Sacramento announced on May 18 that former Nuggets assistant Jordi Fernandez will be Brown’s associate head coach, so the Kings have now finalized deals with four coaches on Brown’s staff.

Pacific Notes: Kings, Triano, Wiggins, Looney, Ayton

The Kings are expected to hire former Toronto and Phoenix head coach Jay Triano as part of Mike Brown‘s new coaching staff, according to veteran NBA reporter Marc Stein (Twitter link). Triano, who also coached the Canadian national team from 1998-2004, most recently served as an assistant in Charlotte under James Borrego.

Brown can’t yet devote his full attention to his new job with the Kings, since he’ll still be a part of Steve Kerr‘s staff in Golden State until the Warriors’ playoff run ends. However, Brown’s coaching staff is starting to come together. Holdover Doug Christie is expected to remain in his assistant role, and Jordi Fernandez is coming aboard as Sacramento’s associate head coach.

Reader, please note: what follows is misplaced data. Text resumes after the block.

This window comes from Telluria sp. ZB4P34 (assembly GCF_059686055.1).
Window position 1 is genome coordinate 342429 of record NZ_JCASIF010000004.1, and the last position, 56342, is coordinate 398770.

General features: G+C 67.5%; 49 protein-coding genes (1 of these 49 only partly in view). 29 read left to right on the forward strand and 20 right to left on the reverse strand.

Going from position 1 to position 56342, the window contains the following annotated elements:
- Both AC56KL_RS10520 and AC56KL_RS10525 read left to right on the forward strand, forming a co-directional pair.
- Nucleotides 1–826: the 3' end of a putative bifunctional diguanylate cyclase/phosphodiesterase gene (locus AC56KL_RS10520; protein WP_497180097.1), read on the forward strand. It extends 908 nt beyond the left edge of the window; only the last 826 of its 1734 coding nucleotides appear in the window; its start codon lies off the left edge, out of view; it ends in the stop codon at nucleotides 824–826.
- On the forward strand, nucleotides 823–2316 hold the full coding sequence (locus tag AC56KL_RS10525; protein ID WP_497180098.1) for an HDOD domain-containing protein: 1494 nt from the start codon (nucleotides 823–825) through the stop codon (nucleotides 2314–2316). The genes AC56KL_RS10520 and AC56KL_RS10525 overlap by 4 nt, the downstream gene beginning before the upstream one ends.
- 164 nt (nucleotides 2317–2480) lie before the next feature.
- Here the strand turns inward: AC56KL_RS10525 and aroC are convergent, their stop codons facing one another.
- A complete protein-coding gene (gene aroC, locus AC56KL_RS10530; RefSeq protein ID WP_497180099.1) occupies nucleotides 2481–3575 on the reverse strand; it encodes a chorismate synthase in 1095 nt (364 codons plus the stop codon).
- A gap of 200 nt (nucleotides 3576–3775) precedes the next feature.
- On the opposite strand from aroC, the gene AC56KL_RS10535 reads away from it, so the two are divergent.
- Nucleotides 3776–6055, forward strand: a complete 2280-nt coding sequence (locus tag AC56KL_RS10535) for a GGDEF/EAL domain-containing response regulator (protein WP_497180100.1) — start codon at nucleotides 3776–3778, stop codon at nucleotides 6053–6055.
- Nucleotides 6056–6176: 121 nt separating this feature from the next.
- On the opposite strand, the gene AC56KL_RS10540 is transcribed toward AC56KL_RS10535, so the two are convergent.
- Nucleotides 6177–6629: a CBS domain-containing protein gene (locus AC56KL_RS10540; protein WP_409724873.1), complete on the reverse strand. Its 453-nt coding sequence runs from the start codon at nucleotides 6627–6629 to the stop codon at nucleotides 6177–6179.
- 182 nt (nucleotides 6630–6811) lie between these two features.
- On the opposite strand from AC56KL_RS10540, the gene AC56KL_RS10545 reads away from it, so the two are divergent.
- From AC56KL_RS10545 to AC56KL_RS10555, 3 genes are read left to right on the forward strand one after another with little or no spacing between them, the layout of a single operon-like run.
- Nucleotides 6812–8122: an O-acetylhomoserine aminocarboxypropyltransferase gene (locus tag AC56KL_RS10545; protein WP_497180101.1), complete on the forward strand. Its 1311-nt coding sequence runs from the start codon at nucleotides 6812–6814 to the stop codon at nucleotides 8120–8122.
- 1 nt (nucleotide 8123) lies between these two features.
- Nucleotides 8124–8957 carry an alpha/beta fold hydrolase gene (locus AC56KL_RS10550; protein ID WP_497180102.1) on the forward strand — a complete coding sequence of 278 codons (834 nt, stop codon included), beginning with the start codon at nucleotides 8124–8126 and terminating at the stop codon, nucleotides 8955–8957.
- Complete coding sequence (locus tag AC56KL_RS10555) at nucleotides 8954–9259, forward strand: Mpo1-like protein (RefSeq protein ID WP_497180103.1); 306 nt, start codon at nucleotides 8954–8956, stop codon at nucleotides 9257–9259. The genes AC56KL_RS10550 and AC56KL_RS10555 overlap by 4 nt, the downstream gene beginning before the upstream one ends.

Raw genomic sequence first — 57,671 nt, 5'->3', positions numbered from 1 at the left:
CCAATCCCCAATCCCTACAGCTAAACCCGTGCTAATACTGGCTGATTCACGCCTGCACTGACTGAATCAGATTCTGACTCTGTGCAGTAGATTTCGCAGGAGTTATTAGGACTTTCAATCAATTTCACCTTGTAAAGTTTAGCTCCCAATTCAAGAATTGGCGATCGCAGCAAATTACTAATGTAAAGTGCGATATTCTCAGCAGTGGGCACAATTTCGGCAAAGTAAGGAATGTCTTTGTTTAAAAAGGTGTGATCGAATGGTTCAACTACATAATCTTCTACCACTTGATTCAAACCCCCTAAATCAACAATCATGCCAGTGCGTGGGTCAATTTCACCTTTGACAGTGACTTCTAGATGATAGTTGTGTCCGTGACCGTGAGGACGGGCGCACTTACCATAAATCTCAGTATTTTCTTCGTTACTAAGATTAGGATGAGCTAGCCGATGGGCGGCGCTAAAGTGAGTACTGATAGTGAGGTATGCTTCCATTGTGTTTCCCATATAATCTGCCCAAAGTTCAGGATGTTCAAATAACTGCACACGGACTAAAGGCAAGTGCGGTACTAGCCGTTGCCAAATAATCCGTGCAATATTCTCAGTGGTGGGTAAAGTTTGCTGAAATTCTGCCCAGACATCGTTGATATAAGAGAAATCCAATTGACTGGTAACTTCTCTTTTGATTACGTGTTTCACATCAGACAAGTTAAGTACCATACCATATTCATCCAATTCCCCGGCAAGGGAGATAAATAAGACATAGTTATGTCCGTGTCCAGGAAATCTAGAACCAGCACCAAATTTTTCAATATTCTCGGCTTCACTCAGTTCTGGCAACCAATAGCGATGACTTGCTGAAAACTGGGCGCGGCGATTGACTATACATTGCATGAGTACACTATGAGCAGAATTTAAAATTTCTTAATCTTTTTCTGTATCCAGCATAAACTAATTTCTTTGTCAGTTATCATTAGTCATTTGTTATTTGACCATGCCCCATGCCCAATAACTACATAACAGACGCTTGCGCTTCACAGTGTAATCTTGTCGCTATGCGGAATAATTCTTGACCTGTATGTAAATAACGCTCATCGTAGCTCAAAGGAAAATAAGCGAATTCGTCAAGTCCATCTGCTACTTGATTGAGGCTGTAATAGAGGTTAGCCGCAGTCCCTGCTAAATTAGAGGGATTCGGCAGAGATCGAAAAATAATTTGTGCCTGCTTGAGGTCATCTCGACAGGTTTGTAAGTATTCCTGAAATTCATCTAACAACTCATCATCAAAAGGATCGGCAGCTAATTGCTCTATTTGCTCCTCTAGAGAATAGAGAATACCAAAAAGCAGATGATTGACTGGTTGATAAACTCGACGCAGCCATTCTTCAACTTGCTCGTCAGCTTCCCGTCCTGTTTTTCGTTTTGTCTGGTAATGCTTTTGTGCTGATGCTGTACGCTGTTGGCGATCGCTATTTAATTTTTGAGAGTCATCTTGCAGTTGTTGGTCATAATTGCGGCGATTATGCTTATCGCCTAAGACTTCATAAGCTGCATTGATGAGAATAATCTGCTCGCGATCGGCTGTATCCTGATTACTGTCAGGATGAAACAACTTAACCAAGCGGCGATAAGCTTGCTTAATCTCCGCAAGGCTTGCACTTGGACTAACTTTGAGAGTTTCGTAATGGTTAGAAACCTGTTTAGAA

Let’s round up a few more items from around the Pacific…

  • James Ham of The Kings Beat explores the Kings‘ options with the No. 4 pick, outlining how moving up three spots on lottery night increased the number of directions Sacramento could take with that selection.
  • Warriors forward Andrew Wiggins headlines a list of potential extend-or-trade players this summer, according to Danny Leroux of The Athletic, who explains that Wiggins is one of several veterans who could become a viable offseason trade candidate if he and the team don’t work out a contract extension.